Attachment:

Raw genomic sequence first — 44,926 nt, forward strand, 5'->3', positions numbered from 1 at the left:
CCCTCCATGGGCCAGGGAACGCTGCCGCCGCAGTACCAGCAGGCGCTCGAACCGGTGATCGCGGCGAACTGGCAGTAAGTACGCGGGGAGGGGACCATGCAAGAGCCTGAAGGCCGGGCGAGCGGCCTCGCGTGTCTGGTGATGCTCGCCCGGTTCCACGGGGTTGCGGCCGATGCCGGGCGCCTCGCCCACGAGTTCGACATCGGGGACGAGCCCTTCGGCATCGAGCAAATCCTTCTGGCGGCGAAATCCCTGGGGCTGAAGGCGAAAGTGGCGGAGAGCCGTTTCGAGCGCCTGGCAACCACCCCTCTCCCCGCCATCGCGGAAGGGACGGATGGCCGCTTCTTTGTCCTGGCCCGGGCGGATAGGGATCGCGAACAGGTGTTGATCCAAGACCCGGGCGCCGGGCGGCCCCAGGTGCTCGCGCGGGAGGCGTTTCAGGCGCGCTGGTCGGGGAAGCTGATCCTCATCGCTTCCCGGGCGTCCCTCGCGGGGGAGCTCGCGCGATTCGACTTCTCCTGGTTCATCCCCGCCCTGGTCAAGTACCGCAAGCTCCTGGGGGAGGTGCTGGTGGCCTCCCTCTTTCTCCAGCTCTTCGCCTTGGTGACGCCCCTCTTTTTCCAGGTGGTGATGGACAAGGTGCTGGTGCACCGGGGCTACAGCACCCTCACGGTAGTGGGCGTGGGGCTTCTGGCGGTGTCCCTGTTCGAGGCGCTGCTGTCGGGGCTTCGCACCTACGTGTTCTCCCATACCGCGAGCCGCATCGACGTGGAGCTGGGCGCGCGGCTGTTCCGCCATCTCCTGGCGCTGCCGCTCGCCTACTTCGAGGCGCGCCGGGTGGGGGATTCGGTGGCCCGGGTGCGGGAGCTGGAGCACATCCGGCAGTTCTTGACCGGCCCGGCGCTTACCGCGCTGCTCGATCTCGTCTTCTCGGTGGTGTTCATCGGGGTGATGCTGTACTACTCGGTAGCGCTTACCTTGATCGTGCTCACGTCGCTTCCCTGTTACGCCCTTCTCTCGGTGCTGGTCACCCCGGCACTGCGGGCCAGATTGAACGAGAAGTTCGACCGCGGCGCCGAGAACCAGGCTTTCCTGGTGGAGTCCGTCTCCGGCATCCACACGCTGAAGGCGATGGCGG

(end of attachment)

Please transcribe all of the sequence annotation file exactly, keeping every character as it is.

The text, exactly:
Raw genomic sequence first — 44,926 nt, forward strand, 5'->3', positions numbered from 1 at the left:
CCCTCCATGGGCCAGGGAACGCTGCCGCCGCAGTACCAGCAGGCGCTCGAACCGGTGATCGCGGCGAACTGGCAGTAAGTACGCGGGGAGGGGACCATGCAAGAGCCTGAAGGCCGGGCGAGCGGCCTCGCGTGTCTGGTGATGCTCGCCCGGTTCCACGGGGTTGCGGCCGATGCCGGGCGCCTCGCCCACGAGTTCGACATCGGGGACGAGCCCTTCGGCATCGAGCAAATCCTTCTGGCGGCGAAATCCCTGGGGCTGAAGGCGAAAGTGGCGGAGAGCCGTTTCGAGCGCCTGGCAACCACCCCTCTCCCCGCCATCGCGGAAGGGACGGATGGCCGCTTCTTTGTCCTGGCCCGGGCGGATAGGGATCGCGAACAGGTGTTGATCCAAGACCCGGGCGCCGGGCGGCCCCAGGTGCTCGCGCGGGAGGCGTTTCAGGCGCGCTGGTCGGGGAAGCTGATCCTCATCGCTTCCCGGGCGTCCCTCGCGGGGGAGCTCGCGCGATTCGACTTCTCCTGGTTCATCCCCGCCCTGGTCAAGTACCGCAAGCTCCTGGGGGAGGTGCTGGTGGCCTCCCTCTTTCTCCAGCTCTTCGCCTTGGTGACGCCCCTCTTTTTCCAGGTGGTGATGGACAAGGTGCTGGTGCACCGGGGCTACAGCACCCTCACGGTAGTGGGCGTGGGGCTTCTGGCGGTGTCCCTGTTCGAGGCGCTGCTGTCGGGGCTTCGCACCTACGTGTTCTCCCATACCGCGAGCCGCATCGACGTGGAGCTGGGCGCGCGGCTGTTCCGCCATCTCCTGGCGCTGCCGCTCGCCTACTTCGAGGCGCGCCGGGTGGGGGATTCGGTGGCCCGGGTGCGGGAGCTGGAGCACATCCGGCAGTTCTTGACCGGCCCGGCGCTTACCGCGCTGCTCGATCTCGTCTTCTCGGTGGTGTTCATCGGGGTGATGCTGTACTACTCGGTAGCGCTTACCTTGATCGTGCTCACGTCGCTTCCCTGTTACGCCCTTCTCTCGGTGCTGGTCACCCCGGCACTGCGGGCCAGATTGAACGAGAAGTTCGACCGCGGCGCCGAGAACCAGGCTTTCCTGGTGGAGTCCGTCTCCGGCATCCACACGCTGAAGGCGATGGCGG